Tim here. So, with consulting work comes travel. Over the years, I have traveled extensively and stayed in a variety of hotels and suites. Through this experience, I have noticed several issues with hotel (specifically room) security. In this blog, I am going to walk you through some of the consistent issues that I notice in hotel room security, due diligence and awareness.
As many of you probably know, you never want to leave your valuables laying around your hotel room when you aren’t in it. This is one of the reasons hotels provide a safe, a lock on the door and hotel staff. At least one of these should stop a criminal, as well as keep me, my valuables and my room safe, right?
Replacement Room Keys
I cannot tell you how many times I have observed people casually walk up to the front desk and ask for a replacement room key. Depending on how you deliver this request will probably land you a room key without having to say anything but the room number. Just last week, I watched a kid, no older than 10, walk up to the receptionist and say, “Um…excuse me, I need a new key for 305” and that was it. He was given a key and he took off running up the stairs. So, if a child can do it (granted being a kid or using a kid has advantages for thieves), a professional criminal can too.
But hotels ask for an ID, right? No. Not all of them. In fact, most of the time the only “two-factor” authentication that is required is the last name and the room number. Some hotels will ask for your ID, but if you are sharing a room with friends or family, everyone may not be listed on the hotel room registration.
Consider this: You walk up to the desk in a swim suit, water dripping off of you and onto the floor, “Sorry to bother you, but I locked myself out. Can I get a new key for room 123?” This is what a premeditated attack could look like. This also gives an attacker the ability to push for urgency, add some distraction and avoid having to present an ID.
But what if they don’t know the room number? It doesn’t matter. Saying something along the lines of, “Sorry to bother you, I am with the XYZ Corporate event, I got in late last night and forgot my wallet. It has my room key in it. To top it off, I can’t recall my room number.” With this approach all the attacker needs is a last name, which could be easily gleaned off of a corporate event, overheard in the bar area or while checking in. I know this works, because I’ve successfully performed this attack.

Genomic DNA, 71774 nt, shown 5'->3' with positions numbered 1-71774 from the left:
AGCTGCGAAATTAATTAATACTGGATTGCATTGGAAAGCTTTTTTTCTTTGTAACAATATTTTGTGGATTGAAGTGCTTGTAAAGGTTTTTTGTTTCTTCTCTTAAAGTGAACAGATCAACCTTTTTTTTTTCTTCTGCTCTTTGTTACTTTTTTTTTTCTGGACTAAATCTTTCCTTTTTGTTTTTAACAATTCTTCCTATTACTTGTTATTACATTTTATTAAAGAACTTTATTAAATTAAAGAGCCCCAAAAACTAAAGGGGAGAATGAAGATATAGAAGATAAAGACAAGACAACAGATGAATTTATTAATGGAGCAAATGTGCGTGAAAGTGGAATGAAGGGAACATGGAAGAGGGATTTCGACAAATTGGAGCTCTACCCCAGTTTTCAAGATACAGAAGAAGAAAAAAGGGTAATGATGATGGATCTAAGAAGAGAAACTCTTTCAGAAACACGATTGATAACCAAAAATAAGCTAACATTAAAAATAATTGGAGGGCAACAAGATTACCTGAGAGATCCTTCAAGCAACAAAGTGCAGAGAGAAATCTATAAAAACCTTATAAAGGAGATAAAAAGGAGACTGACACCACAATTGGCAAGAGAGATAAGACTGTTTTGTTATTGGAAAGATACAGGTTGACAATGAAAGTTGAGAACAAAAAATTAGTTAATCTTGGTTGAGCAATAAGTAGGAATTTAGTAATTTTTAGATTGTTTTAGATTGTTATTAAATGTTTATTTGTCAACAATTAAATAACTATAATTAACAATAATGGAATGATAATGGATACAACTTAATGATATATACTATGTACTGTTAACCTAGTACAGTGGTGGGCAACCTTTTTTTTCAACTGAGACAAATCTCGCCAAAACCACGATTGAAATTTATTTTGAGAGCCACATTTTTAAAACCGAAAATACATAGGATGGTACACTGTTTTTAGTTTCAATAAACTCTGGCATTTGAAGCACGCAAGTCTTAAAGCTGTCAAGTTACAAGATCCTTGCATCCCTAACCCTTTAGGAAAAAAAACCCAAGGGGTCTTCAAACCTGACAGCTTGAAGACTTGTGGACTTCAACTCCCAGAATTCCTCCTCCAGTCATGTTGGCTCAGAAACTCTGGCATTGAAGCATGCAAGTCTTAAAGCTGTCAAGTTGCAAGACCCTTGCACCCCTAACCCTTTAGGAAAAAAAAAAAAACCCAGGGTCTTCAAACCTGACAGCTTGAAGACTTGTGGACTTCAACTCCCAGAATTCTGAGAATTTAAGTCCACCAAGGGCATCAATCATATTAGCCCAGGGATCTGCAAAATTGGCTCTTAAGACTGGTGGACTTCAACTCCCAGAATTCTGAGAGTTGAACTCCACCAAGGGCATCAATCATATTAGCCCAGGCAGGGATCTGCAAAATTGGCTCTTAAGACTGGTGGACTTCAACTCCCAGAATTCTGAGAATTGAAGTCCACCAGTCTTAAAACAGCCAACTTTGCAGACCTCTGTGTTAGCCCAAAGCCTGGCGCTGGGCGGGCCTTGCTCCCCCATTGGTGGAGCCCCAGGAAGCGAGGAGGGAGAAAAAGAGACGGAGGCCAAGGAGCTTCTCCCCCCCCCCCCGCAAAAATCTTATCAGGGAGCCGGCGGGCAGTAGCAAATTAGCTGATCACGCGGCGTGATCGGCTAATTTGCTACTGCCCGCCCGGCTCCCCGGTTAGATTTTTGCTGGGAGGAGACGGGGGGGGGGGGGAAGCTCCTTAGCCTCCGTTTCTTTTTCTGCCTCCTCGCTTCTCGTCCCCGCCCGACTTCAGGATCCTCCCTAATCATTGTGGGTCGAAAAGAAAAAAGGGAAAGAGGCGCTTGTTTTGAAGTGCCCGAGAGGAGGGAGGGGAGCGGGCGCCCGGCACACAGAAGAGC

Lever Handled Hotel Doors
Due to handicap accessibility requirements and emergencies, hotels are often required to have lever-handles installed on their doors. If you have read any of my previous #WarStoryWednesday blogs, you know why this isn’t the best idea.
For those who aren’t familiar with the fault in this type of handle, there is a tool that is easy to make and can also be purchased online called the Under-the-Door (UtD) tool. This tool has only one use: to bypass electronic locks by utilizing the “open from the inside” function. It goes underneath a door and pulls down the lever from the inside. The ability to unlock the door this way is built into the door in case of emergencies and for convenience, even when the outside handle is locked or has an electronic control (like a badge reader).
This can often be thwarted by avoiding gaps between the floor and door, having a beveled handle without the lip at the end of the handle, or by shoving some rolled up towels into the handle when you leave your room.
But My Room Has a Safe
Hotel room safes are pretty poor in terms of actually being secure. Many times, if the safe is physically exposed, you can hit the top of it to cause the locking mechanism pin to shift and open, and then you’re in. During season 1 of Mr. Robot on the USA Network, you can see the character Darlene use this method on an office safe. You can also access certain safes with simple tools, like wafer picks. Other methods of bypassing a safe may also include resetting the electronic lock via the “reset” hole in the back with something like a wire coat hanger, if accessible.
Hotels often don’t spend a pretty penny on guest room safes, so they can be easily accessed if you have the rights tools. With all the methods available to break into cheaper safes, be careful with what you put into a hotel safe.
Balconies or Backdoors